The context was the Utah territorial legislative meetings, where Brigham Young as the governor and several apostles and church leaders as the legislative body were debating the passing of a bill that would essentially legalize a form of African slavery in the recently created Utah territory. In those meetings, Brigham Young argued that Utah should become a slave territory. And his two-step argument for slavery was essentially this: he said, number one, God cursed Cain, saying that his descendants would not receive the priesthood until the last of Abel’s descendants received it. And then number two, he said, “consequently, I am firm in the belief that cane seed ought to dwell in servitude.” So that’s it. That’s his whole argument. And you know, we didn’t really talk about this last time, but it’s striking to me that a priesthood ban on Cain’s supposed descendants is already a foregone conclusion in Brigham Young’s mind here. Isn’t that interesting?

And notice he doesn’t argue that Cain’s seed should be banned from the priesthood, he simply argues that since they are banned from the priesthood, slavery is also something that he believes in. Aside from the oddness of the argument itself, what it tells us is that somewhere between this public moment of 1852 and five years earlier in 1847, Brigham Young’s mind had been changed on this issue somehow.

We talked about last time that in 1847, he’s on record praising Q. Walker Lewis, an ordained black man, as one of the best elders in the church, and saying that “we don’t care about the color.” So then here we are, fast forward 1852, five years later, and Brigham Young clearly cares about the color, and he’s on record in those legislative meetings firmly stating that “a man who has the African blood in him cannot hold one jot nor tittle of priesthood.”

So we tried to explore what happened, right? What influenced this 180 mental shift in Brigham Young? We don’t know for sure. The historical record is scant. But there were two scandals of 1847 that we discussed that likely contributed to this. The first was this black member, William McCary, who started his own schism of Mormonism by polygamously marrying white women outside of Winter Quarters and trying to draw members of the church toward him. That infuriated church leaders. And the second was when it was learned that a black member in Massachusetts named Enoch Lewis, son of Q. Walker Lewis, actually, he had married a white woman and that they had had a baby together. And so those two episodes particularly rattled some church leaders at that time, and Brigham Young specifically is on record about the Enoch Lewis episode, stating his discontent at what had happened there. So it seems like underneath it all, with our scant historical records notwithstanding, what we can see is that fear of race mixing is at the heart of Brigham Young’s concerns about black equality and likely accounts for what was underneath the reversal of his position on this issue. I say that because he brings up concerns about race mixing explicitly in those 1852 legislative meetings again. So that does appear to be at the heart of the concern here.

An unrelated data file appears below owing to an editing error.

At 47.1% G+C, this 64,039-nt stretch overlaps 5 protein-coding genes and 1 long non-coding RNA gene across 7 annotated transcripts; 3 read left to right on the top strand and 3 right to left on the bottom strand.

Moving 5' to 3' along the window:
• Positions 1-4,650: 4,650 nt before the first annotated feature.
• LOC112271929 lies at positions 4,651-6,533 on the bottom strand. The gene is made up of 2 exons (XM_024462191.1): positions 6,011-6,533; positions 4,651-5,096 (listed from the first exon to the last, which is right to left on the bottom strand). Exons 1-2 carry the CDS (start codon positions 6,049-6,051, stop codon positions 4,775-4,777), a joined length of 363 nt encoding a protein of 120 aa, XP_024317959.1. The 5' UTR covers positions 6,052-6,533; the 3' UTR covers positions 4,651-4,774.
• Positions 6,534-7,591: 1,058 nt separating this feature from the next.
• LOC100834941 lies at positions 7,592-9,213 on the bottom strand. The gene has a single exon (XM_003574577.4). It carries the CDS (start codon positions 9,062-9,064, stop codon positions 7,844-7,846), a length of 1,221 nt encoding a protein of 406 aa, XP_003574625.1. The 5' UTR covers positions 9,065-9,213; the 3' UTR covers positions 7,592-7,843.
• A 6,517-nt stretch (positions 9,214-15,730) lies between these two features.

And, I mean, the real heart of the concern for a modern Latter-day Saint is the question of infallibility. It’s well known that in some iterations of Christianity, especially Catholicism, infallibility is the expectation for church leaders. We want to stress and emphasize that’s never been the expectation for Latter-day Saints. From section 3 of the Doctrine and Covenants onward, there’s always been this expectation that prophets are human, that they can make mistakes. I mention Section 3 because that is where the Lord deals with Joseph Smith losing the manuscript of the Book of Mormon, which is a huge mistake. And sometimes mistakes are caused by situations like Joseph Smith where he made a bad decision, and sometimes mistakes are caused by environmental factors. Like you mentioned that Brigham Young doesn’t even—he just states that black people are descendants of Cain and suffer from the Curse of Cain like it’s a fact. It seems like that was so baked into the Christianity of his time that nobody really questioned that assumption, and they kind of built their worldview out from that. We know, looking at the scriptures, that’s not the case. At least it’s not explicitly stated within the scriptures. It’s a big assumption to say that.